Cape’s initiation horror

Alfred Magwaca condemned the death of abakhwetha at the hands of amakhankatha and calls for strigent measures to protect young lives at the initiation schools.

The initiation custom in the Western Cape has been plunged into disaster, with the death of at least three initiates (abakhwetha) since the start of the initiation season.

Two initiates died in Khayelitsha and in Philippi respectively at the start season, and one more died in Langa over the weekend, casting some serious doubt about the capabilities of amakhankatha (guardians) to look well after the initiates.

Traditional custodians and health practitioners say they are saddened by deaths of abakhwetha at the hands of amakhankatha.

They are now calling for stringent measures to be put in place to prevent further deaths and to prevent the tradition from losing its dignity.

While the deaths of abakhwetha are common in some parts of the country, particularly in the Eastern Cape, the Western Cape has been highly effective and regarded for its efficiency in conducting the practice. That record has since been tainted by the recent deaths, all in one season.

Former member of Imbo Initiation Forum and founder, Alfred Magwaca, said measures have to be put in place to curb the deaths.

He slammed the “pompous guardians” for not listening to the elders.”We have been a good example to other areas. I am not saying we are perfect; we have our mistakes, but this is a disgrace. Whoever was looking after these boys should have seen the signs.

“We need to ask ourselves questions, was the Langa boy fit to go to the school? There are letters that they (abakhwetha) take to the committee and the guardians. What did it entail?

“The doctor that diagnosed him before going there, did he see anything wrong with him? We are told the paramedics went there at some point to examine him, what did they see and recommend?

“We need to get to the bottom of this. This should be the last initiate to die out of negligence,” he said.

Mr Magwaca did not mince his words, calling for a heavy penalty to be imposed on those found to be responsible for the deaths. He urged the government to put measures in placeto train inexperienced guardians and encouraged the community to get involved when abakhwetha embark on the passage to manhood.

He bemoaned the involvement of money in the practice, saying it contributed to some of the problems. “People are not doing the job for passion now, they are after money. Ingcibi (traditional surgeon) asks R800 per boy. That amount is ridiculous. That is why people are so pompous. The Department of Arts and Culture needs to work with us,” he said.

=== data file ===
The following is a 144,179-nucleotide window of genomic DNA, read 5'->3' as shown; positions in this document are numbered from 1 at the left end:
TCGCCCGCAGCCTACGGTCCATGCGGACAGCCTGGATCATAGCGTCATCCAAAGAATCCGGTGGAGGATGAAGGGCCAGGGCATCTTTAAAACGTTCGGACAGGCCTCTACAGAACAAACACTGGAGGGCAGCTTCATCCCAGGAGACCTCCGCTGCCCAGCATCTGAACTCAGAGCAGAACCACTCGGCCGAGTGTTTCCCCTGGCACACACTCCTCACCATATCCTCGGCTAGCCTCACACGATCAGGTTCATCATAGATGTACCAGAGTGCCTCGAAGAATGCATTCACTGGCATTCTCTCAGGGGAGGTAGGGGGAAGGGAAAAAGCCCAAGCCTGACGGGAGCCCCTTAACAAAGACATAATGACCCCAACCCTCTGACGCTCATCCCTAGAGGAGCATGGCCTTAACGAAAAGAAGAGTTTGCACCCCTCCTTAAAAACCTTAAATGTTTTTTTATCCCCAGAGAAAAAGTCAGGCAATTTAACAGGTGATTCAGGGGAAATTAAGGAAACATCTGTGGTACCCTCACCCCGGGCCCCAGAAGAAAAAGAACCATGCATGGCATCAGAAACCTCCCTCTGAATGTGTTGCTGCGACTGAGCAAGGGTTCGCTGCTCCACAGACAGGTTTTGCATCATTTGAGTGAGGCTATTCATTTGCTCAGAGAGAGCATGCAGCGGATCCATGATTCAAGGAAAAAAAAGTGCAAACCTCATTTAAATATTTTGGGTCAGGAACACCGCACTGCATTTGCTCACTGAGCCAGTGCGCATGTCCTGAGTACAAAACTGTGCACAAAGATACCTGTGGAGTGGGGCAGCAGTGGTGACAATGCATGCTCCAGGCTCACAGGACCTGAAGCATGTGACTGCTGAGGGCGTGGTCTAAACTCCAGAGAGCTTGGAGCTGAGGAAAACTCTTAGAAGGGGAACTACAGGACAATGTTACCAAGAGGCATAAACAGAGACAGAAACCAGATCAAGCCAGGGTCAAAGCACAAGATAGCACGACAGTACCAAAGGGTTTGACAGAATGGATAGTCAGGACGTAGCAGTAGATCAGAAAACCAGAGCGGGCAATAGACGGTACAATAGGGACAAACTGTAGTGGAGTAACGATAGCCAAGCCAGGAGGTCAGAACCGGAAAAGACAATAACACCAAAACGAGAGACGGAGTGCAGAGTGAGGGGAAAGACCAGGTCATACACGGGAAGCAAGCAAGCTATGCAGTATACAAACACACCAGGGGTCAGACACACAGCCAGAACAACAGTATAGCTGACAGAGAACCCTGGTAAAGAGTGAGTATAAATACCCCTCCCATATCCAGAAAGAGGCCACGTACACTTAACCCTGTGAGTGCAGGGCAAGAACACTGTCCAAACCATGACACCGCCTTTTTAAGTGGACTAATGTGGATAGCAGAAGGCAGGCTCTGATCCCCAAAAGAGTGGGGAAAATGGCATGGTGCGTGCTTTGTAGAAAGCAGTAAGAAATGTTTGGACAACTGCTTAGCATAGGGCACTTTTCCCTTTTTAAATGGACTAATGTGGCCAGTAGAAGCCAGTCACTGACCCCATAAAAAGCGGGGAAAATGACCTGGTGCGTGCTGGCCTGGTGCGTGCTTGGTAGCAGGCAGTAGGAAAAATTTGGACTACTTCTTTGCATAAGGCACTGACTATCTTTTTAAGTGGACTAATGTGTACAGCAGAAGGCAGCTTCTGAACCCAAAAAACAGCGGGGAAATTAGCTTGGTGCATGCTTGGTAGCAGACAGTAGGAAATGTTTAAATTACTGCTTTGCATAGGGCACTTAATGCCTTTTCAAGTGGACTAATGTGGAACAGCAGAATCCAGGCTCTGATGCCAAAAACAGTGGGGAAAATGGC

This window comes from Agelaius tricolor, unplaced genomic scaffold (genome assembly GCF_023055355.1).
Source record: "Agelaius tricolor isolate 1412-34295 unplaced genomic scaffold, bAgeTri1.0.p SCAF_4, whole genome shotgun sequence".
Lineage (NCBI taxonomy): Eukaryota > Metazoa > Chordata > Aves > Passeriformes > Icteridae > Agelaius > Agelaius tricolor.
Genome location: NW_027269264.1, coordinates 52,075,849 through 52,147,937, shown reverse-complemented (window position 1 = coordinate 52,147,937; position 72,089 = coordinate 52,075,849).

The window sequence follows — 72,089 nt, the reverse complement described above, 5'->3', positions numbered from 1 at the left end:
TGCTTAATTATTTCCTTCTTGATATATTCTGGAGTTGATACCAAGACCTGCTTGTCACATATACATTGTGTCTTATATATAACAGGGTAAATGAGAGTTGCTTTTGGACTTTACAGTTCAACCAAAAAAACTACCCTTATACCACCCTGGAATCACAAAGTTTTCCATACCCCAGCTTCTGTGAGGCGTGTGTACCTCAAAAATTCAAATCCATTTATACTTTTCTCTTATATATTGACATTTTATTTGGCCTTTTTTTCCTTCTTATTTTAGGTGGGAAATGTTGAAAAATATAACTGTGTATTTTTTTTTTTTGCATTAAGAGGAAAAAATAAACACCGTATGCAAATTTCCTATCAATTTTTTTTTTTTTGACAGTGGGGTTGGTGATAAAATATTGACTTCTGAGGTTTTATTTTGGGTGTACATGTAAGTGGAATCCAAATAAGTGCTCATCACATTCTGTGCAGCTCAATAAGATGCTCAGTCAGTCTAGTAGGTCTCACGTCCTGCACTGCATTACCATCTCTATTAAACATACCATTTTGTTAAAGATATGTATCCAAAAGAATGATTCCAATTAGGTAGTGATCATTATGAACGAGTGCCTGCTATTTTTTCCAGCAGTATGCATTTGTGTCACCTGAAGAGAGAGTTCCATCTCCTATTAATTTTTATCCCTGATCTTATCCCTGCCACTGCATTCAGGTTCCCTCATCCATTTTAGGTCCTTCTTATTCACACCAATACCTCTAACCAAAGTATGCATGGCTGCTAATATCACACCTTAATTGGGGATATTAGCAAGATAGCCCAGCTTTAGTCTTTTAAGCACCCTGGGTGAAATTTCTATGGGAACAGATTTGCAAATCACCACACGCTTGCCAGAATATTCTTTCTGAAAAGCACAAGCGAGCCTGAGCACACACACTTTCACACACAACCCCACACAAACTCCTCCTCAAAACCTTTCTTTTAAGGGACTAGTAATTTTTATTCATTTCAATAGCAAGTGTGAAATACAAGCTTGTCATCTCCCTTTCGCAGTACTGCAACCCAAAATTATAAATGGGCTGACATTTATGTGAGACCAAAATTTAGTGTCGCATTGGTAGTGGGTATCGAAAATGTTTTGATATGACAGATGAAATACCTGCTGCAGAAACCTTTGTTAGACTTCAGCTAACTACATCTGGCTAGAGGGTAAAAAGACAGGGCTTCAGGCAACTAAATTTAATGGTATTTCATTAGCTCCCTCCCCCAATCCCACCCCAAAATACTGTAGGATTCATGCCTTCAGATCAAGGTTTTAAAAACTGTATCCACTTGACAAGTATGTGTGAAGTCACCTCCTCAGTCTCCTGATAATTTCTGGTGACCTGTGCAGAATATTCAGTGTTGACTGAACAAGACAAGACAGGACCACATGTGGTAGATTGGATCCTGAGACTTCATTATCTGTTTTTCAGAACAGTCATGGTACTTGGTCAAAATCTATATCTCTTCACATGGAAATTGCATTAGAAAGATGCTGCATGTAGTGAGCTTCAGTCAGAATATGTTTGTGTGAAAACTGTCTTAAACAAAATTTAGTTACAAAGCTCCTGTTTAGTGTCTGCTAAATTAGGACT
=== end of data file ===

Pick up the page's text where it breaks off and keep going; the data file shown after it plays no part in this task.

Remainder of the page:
“Groups like Sonke Gender, traditional leaders, Health Department should all be involved.”

Mr Magwaca also called for the registration of all the guardians, saying that would encourage accountability. He said most abakhwetha looked after many initiates, and that put them at risk.

Well-known ingcibi, Sikelela Zokufa shared some of Mr Magwaca’s sentiments. However, he said the deaths were not limited to negligence. He said part of the problem, and a big challenge, were parents who were not proud of the culture.

He said in his assessment, the three boys did not die because of negligence, but by things outside the culture.

He said for instance, the boy in Khayelitsha died of food poisoning. He believes the one in Philippi was victim of witchcraft, and the one from Langa had an allergy. He said the deaths also put a dent in their reputation.

“The biggest challenge is that parents do not care. Even if they are informed of certain concerns, they take time to respond. Another thing is that people need to practise their rituals before their sons go to initiation. For instance if you believe in muti, do that and if you believe in prayer, do that,” he said.

Mr Zokufa also called on parents to be honest about their children’s lifestyles. He said some children used drugs, and when they no longer had access to them, it became a problem.

“Tell the truth to iingcibi so that they will know. If you tell them that your son is doing drugs, they can make adjustment. I repeat that parents are not proud about the culture. Their involvement is highly needed,” he said.